By David Rosnick
The Consumer Price Index rose 0.4 percent in August and at a 2.6 percent annualized rate over the last three months. By contrast, the CPI rose at a 4.6 percent rate from February to May and at a 5.6 percent rate the three months before that.
Food and energy prices continue to push up overall inflation. Food prices have risen 4.4 percent in the last 12 months. Despite this, inflation in food prices has run at a 1.8 percent annualized rate since peaking in January 2009. Energy prices increased another 1.2 percent in August, but have fallen at a 2.3 percent annualized rate over the past three months.
Outside of food and energy, the price of core goods and services rose 0.2 percent last month and at a 3.2 percent annualized rate since May. Core inflation has very slowly crept up over the last year, but these very modest price increases are only large in comparison to the unusually low rates seen in 2010. Core prices rose only 0.6 percent over those 12 months.
Housing prices rose 0.2 percent in August, driven in part by a 0.4 percent jump in household energy. Rent of primary residences also rose 0.4 percent, due in part to the fact that rents incorporate some energy price hikes. Owners’ equivalent rent rose only 0.2 percent in the month.
Transportation prices rose a more significant 0.7 percent last month, but, as with housing, contain large energy components. While the price of motor fuel rose 1.7 percent in August, the price of new vehicles remained flat for the second consecutive month. As noted in previous reports, a later release of the most recent model year has led to unusual pricing measurement and over the last 12 months new car prices are up 3.8 percent.
Elsewhere in the core, apparel prices jumped another 1.1 percent in August. The 15.9 percent annualized rate over the last four months is the highest rate since early 1951. Despite this, apparel prices are up less than 4 percent in the last two years. Apparel prices have fallen 7.5 percent over the last 13 years.
The Producer Price Index for finished goods was unchanged in August. A 1.1 percent rise in food prices outweighed a 1.0 percent fall in those of energy, resulting in a 0.1 percent increase in the price of core finished goods.
At earlier stages of production, the story is similar. Intermediate core goods fell 0.1 percent in August, the fourth consecutive month of disinflation. Over the last three months, the price of intermediate core goods has increased at a 1.7 percent annualized rate, compared with 10.1 percent from February to May. Food is a relatively small share of intermediate goods, so energy prices drove the overall intermediate goods index down 0.5 percent in August.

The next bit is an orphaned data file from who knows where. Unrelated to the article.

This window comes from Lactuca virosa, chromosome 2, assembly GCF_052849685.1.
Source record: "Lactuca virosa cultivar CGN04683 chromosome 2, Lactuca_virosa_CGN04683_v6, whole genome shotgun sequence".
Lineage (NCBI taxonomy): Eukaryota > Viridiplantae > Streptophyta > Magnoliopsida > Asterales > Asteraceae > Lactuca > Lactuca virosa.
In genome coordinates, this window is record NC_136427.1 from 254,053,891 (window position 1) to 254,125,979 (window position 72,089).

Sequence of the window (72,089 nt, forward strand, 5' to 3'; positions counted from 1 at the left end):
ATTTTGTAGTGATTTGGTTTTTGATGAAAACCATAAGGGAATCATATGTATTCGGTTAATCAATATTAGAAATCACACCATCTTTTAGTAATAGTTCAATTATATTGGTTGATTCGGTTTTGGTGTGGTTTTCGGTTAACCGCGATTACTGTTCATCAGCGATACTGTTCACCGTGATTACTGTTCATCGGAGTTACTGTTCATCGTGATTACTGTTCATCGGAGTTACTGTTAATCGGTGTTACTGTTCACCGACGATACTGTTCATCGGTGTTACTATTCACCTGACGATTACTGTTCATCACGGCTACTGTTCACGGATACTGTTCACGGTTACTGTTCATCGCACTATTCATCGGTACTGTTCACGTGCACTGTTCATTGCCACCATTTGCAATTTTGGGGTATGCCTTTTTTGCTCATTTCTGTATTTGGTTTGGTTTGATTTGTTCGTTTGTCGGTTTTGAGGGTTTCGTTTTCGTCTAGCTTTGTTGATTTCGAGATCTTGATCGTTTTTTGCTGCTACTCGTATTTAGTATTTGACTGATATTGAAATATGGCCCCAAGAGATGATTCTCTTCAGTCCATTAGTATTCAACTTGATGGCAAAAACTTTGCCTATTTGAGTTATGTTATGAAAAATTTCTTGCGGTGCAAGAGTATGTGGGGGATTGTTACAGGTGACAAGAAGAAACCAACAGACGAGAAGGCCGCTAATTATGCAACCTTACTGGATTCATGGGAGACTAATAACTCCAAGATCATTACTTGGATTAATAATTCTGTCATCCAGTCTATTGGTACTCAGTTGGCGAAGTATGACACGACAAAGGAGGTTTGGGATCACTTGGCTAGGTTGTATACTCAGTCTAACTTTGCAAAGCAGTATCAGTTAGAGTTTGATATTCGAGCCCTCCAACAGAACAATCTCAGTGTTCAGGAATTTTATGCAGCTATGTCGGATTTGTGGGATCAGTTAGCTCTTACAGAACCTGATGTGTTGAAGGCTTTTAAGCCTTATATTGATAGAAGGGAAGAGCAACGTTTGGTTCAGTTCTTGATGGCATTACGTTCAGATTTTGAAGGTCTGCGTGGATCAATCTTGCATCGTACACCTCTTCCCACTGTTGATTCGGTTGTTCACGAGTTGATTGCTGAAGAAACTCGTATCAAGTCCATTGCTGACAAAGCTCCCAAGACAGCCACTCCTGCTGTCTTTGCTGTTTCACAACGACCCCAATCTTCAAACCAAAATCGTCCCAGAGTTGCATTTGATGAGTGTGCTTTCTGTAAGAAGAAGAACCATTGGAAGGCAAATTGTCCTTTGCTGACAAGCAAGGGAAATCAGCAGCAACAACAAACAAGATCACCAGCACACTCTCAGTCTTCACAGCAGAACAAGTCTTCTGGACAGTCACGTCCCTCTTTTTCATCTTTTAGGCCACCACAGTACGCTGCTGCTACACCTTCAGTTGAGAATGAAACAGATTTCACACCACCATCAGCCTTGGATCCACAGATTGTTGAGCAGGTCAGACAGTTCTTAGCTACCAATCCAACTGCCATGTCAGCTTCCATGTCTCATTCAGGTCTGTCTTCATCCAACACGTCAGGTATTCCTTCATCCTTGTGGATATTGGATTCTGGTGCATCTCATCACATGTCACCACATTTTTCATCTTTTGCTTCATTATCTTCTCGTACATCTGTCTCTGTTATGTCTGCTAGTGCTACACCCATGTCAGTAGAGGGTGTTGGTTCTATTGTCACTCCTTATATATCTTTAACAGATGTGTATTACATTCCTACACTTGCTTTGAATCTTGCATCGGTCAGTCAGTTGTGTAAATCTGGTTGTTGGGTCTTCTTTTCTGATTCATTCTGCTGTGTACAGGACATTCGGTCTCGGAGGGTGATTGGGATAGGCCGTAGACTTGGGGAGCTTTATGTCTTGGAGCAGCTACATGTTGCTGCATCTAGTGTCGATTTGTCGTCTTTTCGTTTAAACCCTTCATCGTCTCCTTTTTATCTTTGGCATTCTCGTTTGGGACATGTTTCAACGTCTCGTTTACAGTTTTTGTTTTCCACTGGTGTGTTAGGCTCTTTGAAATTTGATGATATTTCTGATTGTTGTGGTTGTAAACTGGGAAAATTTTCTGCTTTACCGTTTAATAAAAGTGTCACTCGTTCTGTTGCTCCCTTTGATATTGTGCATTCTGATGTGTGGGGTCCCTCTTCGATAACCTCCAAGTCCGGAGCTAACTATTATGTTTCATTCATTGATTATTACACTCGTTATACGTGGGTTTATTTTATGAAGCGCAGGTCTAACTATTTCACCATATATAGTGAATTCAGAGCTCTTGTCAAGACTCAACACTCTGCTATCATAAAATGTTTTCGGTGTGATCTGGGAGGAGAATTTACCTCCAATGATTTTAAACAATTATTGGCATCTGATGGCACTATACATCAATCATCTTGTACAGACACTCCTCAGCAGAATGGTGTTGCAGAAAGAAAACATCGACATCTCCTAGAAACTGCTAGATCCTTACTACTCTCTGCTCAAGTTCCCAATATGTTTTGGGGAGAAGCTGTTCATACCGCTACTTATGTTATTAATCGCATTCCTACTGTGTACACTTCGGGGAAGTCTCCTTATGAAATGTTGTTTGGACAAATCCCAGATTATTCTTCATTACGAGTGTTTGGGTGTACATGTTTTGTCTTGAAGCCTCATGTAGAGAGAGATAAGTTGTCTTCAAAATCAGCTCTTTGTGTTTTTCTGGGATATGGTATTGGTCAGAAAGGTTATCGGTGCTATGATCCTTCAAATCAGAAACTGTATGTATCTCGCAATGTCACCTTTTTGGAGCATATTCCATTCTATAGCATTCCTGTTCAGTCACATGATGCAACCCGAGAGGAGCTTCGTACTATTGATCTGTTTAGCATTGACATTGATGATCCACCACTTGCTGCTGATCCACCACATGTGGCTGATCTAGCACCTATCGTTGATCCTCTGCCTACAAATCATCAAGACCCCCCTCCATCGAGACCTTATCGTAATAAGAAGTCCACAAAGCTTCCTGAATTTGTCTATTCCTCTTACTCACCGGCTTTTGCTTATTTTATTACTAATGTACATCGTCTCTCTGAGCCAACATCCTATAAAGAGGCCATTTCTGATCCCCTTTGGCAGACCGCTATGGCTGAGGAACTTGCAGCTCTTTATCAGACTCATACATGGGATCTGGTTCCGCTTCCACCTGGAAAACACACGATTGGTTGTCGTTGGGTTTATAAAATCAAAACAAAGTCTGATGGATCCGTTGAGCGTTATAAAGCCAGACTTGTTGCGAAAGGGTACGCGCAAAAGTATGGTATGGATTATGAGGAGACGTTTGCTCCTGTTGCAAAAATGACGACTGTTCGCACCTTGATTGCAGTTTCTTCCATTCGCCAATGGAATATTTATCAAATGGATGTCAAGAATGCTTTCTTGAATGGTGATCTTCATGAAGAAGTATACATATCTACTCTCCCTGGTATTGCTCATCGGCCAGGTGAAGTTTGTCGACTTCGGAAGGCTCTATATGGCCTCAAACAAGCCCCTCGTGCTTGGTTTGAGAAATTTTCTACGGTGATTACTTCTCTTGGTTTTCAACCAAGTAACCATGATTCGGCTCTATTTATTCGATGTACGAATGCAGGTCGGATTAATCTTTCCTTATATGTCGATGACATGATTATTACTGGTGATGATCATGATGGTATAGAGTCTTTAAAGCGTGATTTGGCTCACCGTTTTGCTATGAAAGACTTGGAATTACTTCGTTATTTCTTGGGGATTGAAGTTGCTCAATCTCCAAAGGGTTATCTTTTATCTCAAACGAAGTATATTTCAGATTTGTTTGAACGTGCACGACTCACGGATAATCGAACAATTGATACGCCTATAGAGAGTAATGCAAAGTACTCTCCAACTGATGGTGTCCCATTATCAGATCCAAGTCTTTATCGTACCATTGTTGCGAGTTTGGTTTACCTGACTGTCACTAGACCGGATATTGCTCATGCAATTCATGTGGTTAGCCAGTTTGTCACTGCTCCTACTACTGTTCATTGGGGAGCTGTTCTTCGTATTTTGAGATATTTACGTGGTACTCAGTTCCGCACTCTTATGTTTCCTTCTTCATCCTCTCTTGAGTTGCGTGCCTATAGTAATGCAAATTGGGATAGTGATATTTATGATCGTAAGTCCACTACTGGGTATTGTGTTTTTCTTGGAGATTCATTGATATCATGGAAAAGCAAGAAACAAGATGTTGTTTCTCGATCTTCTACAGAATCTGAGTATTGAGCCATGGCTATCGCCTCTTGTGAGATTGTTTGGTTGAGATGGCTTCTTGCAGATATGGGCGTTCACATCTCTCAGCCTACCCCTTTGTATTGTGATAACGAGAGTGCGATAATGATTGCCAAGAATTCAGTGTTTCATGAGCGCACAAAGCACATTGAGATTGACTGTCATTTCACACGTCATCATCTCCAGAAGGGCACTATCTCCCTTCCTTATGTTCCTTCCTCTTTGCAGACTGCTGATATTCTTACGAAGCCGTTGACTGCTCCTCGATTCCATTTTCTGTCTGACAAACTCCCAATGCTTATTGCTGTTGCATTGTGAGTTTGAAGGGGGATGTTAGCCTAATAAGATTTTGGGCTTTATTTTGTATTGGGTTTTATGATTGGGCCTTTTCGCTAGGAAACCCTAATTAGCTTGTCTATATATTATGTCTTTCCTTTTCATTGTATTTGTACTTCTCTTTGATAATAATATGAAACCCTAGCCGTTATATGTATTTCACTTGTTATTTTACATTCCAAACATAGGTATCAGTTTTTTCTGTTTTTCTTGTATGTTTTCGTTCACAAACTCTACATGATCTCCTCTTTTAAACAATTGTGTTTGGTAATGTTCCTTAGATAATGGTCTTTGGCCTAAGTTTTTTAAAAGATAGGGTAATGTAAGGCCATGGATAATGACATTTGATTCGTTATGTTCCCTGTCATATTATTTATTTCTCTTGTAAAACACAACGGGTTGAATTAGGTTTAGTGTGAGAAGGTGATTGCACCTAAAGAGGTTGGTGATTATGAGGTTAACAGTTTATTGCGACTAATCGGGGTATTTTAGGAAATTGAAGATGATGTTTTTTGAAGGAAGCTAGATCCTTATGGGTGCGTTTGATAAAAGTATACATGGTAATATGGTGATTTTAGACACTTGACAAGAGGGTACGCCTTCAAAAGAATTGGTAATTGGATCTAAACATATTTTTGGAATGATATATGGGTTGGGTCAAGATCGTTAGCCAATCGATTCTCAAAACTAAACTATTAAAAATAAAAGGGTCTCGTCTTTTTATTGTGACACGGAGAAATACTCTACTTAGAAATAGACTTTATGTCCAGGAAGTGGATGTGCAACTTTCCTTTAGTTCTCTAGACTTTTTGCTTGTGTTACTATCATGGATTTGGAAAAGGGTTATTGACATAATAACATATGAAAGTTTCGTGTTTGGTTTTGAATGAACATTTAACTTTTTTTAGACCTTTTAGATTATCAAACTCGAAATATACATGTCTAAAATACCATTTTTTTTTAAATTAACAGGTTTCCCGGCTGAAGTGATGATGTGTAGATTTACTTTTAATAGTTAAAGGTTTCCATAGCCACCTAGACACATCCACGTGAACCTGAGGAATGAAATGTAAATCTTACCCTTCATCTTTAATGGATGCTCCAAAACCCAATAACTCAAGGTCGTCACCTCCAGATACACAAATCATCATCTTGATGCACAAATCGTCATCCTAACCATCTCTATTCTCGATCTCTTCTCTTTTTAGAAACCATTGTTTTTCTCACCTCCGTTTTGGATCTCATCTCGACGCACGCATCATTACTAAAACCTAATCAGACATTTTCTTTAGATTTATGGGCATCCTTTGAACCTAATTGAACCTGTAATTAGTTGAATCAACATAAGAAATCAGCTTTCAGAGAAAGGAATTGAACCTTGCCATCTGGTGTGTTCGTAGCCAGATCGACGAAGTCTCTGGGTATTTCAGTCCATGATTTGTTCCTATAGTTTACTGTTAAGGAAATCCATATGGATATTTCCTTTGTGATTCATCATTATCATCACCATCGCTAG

More than three-quarters of the index of crude materials prices consists of a relatively even split between food and energy materials, making the index very volatile. After falling 1.2 percent in July, the crude index rose 0.2 percent. A 4.7 percent fall in crude foods more than balanced out a 5.1 percent fall in energy prices, leading to a 1.6 percent rise in the core crude index. Even these core items are quite volatile in price. Core crude materials have risen 81 percent since the end of 2008, yet are only 4.7 percent above their peak of July 2008.
Core import and export prices each rose 0.3 percent in August. This still-modest rate of growth was driven in part by a 0.9 percent jump in the import price of non-fuel industrial supplies—including a 2.3 percent rise in unfinished metals and a 1.7 percent rise in finished metals. The former had fallen in the previous two months. Core nonfuel, nonagricultural export prices rose 1.2 percent after falls of 0.1 and 0.4 percent in the previous two months. Despite a 15.3 percent increase in these prices over the past year, they remain only 7.9 percent above their peak of September 2008.
With another fall this last month, the average real hourly earnings of all employees has fallen 2.0 percent from its peak in June 2010 and increased only 0.7 percent in the last four years. At this pace, it will take until sometime in 2062 to see an increase in real earnings of just 10 percent. As long as this slow growth in earnings remains along with weak job growth, there is no reason to expect much domestic price pressure. Worldwide commodity prices and a falling dollar, however, may contribute to inflation—particularly in the short run.
David Rosnick is an economist at the Center for Economic and Policy Research in Washington, D.C. He received his Ph.D. in Computer Science from North Carolina State University and his M.A. in Economics from George Washington University